Melbourne lake murders: Akon Goude has sentence reduced

The jail sentence for Sudanese refugee Akon Guode has been reduced.

Combo image: Akon Goude being led away by guards, and a 4WD being removed from Lake Gladman in Melbourne.

Combo image: Akon Goude being led away by guards, and a 4WD being removed from Lake Gladman in Melbourne. Source: AAP

A woman who killed three of her children and tried to murder another will serve less prison time because of her disturbed mental state, a Victorian court has ruled.

Akon Guode, a Sudanese refugee, pleaded guilty to murdering her four-year-old twins Hangar and Madit, killing her 16-month-old son Bol, and attempting to murder a fourth child by driving them into a Wyndham Vale lake in 2015.

She was sentenced to 26 years and six months in prison, with a non-parole period of 20 years.

But on Thursday, the Court of Appeal found the term was "manifestly excessive" and reduced her sentence to 18 years, with a non-parole period of 14 years.

Akon Guode arrives in a prison van to the Supreme Court of Victoria in Melbourne, Tuesday, May 30, 2017.
Source: AAP

"Had adequate weight been given to the applicant's mental condition and other factors in mitigation, we consider that significantly more lenient sentences would have been imposed," the justices wrote in their decision.

Chief Justice Anne Ferguson and judges Phillip Priest and David Beach noted they had not "lost sight of the fact that three vulnerable children lost their lives" and a fourth nearly did.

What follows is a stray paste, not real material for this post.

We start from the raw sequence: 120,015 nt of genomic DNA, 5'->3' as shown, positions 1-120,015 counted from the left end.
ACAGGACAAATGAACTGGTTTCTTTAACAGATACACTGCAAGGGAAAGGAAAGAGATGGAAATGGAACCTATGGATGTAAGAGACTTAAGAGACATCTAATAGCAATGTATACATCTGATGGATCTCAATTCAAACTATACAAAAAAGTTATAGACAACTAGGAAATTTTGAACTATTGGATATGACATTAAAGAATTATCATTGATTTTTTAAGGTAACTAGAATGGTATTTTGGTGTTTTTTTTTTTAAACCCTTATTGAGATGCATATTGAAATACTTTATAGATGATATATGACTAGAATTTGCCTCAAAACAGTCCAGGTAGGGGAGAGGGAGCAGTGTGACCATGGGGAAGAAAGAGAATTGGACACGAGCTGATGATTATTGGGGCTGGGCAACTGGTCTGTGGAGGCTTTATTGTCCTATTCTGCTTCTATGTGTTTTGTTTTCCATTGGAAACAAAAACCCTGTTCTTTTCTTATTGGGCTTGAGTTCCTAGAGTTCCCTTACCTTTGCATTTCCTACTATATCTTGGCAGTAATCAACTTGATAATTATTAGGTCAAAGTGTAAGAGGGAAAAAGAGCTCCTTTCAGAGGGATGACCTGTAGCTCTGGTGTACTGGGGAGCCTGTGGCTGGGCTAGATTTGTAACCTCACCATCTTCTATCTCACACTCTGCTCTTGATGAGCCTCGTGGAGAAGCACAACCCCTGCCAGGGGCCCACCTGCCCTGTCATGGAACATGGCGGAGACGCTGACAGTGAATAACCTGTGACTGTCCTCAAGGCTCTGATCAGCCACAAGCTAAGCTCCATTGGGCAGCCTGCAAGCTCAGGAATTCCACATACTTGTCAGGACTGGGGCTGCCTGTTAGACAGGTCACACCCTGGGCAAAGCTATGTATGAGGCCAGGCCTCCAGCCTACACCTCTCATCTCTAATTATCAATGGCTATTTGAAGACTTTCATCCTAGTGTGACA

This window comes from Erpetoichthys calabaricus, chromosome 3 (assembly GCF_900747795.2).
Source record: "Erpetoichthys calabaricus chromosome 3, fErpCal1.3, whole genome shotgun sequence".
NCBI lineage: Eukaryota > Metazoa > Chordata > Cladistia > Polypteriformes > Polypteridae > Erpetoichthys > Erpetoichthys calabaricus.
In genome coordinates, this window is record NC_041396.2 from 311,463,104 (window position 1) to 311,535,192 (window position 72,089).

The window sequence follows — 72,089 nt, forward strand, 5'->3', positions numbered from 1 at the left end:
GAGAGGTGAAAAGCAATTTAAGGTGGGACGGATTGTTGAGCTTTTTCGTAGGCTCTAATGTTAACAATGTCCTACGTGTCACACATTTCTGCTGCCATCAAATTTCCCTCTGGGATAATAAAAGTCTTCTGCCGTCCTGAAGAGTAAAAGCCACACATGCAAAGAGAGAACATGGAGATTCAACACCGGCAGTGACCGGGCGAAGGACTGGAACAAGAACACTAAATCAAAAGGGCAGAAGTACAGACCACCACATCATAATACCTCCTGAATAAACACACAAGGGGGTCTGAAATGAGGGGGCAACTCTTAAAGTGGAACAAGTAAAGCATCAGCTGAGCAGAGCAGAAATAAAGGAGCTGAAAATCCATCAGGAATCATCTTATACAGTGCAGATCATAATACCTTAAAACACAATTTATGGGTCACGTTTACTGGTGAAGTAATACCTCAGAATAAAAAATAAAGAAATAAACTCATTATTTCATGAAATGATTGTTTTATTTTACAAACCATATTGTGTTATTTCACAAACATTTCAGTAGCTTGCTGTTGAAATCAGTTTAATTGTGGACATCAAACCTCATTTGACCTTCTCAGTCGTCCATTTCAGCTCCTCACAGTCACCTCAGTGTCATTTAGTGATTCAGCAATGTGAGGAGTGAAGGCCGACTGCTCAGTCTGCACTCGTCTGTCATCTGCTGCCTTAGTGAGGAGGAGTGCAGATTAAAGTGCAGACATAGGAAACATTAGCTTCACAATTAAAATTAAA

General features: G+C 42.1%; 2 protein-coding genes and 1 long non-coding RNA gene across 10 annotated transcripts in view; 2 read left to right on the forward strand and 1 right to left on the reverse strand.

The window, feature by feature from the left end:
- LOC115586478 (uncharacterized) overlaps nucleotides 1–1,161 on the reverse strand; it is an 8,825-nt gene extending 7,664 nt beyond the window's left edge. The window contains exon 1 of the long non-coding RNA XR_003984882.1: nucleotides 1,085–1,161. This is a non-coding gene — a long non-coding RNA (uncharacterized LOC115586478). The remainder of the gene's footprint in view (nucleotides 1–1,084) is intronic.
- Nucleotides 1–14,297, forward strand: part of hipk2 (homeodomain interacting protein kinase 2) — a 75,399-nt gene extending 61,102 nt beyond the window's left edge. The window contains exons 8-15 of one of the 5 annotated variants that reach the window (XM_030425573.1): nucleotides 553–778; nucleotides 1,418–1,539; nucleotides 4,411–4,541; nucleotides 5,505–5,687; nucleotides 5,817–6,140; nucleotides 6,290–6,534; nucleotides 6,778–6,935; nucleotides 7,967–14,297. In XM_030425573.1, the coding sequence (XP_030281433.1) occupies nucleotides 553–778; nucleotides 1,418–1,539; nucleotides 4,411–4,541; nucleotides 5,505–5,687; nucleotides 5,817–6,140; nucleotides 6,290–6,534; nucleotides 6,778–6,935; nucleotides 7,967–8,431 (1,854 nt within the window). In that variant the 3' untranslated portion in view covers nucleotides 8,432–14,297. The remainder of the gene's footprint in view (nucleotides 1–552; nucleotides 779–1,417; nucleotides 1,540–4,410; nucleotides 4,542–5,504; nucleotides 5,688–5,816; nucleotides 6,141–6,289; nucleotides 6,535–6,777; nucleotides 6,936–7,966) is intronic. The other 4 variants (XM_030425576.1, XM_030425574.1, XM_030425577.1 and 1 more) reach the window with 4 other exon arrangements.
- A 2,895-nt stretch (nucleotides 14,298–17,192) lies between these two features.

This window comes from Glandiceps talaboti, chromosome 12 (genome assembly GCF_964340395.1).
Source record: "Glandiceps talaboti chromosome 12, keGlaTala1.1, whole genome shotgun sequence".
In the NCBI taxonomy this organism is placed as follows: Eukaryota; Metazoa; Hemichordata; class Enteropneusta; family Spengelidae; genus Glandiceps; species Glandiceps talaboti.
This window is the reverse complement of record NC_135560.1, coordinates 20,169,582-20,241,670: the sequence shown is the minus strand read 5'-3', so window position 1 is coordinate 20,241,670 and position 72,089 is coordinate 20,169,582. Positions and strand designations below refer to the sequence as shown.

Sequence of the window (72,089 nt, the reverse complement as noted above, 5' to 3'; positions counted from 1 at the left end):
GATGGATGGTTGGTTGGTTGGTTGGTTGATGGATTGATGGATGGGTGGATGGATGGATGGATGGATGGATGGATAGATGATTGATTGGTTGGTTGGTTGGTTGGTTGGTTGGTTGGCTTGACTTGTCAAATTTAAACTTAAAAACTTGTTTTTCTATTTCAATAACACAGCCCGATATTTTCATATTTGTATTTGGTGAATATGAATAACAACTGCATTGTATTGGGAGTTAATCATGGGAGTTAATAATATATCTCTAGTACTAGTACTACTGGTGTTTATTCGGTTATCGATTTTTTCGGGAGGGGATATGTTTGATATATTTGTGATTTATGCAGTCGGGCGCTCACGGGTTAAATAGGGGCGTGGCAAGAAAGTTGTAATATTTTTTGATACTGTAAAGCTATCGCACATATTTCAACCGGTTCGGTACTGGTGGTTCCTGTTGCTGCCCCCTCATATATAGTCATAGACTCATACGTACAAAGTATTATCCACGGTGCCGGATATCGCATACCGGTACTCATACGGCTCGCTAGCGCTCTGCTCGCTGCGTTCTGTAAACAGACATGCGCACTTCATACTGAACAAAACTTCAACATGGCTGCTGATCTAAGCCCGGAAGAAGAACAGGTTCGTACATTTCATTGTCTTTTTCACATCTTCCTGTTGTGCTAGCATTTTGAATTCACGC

"Adjectives such as 'tragic' are inadequate to convey the depth of emotional response provoked by the destruction of such innocent lives," they wrote.

But Guode's "situation is pitiable".

In war-torn Sudan, Guode saw her husband killed and was then raped until she was unconscious before fleeing in 2003 with three daughters to Uganda where she was granted refugee status.

2015 file photo of a 4WD being removed from Lake Gladman in Melbourne.
Source: AAP

In 2009 in Melbourne, she started a relationship with Joseph Manyang, who lied to her and said he had split with his wife.

The pair went on to have four children and he offered little support.

When Mr Manyang's wife found out about the affair, problems flared between her and Guode, with the latter becoming estranged from the local Sudanese community.

During the birth of Bol, she suffered a significant haemorrhage and needed life-saving surgery.

She also developed depression and had post-traumatic stress disorder.

Guode "fatefully and irredeemably breached" her children's trust when she drove them into the lake, but "her capacity to make calm and rational decisions was severely compromised by a mental condition which was not of her own making", the appeal judges found.

It is likely Guode will have to serve her time in protective custody and will face deportation at the end of her sentence.

Guode's new term will take into account 1103 days already served.

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Published 16 August 2018 at 10:28am, updated 16 August 2018 at 4:37pm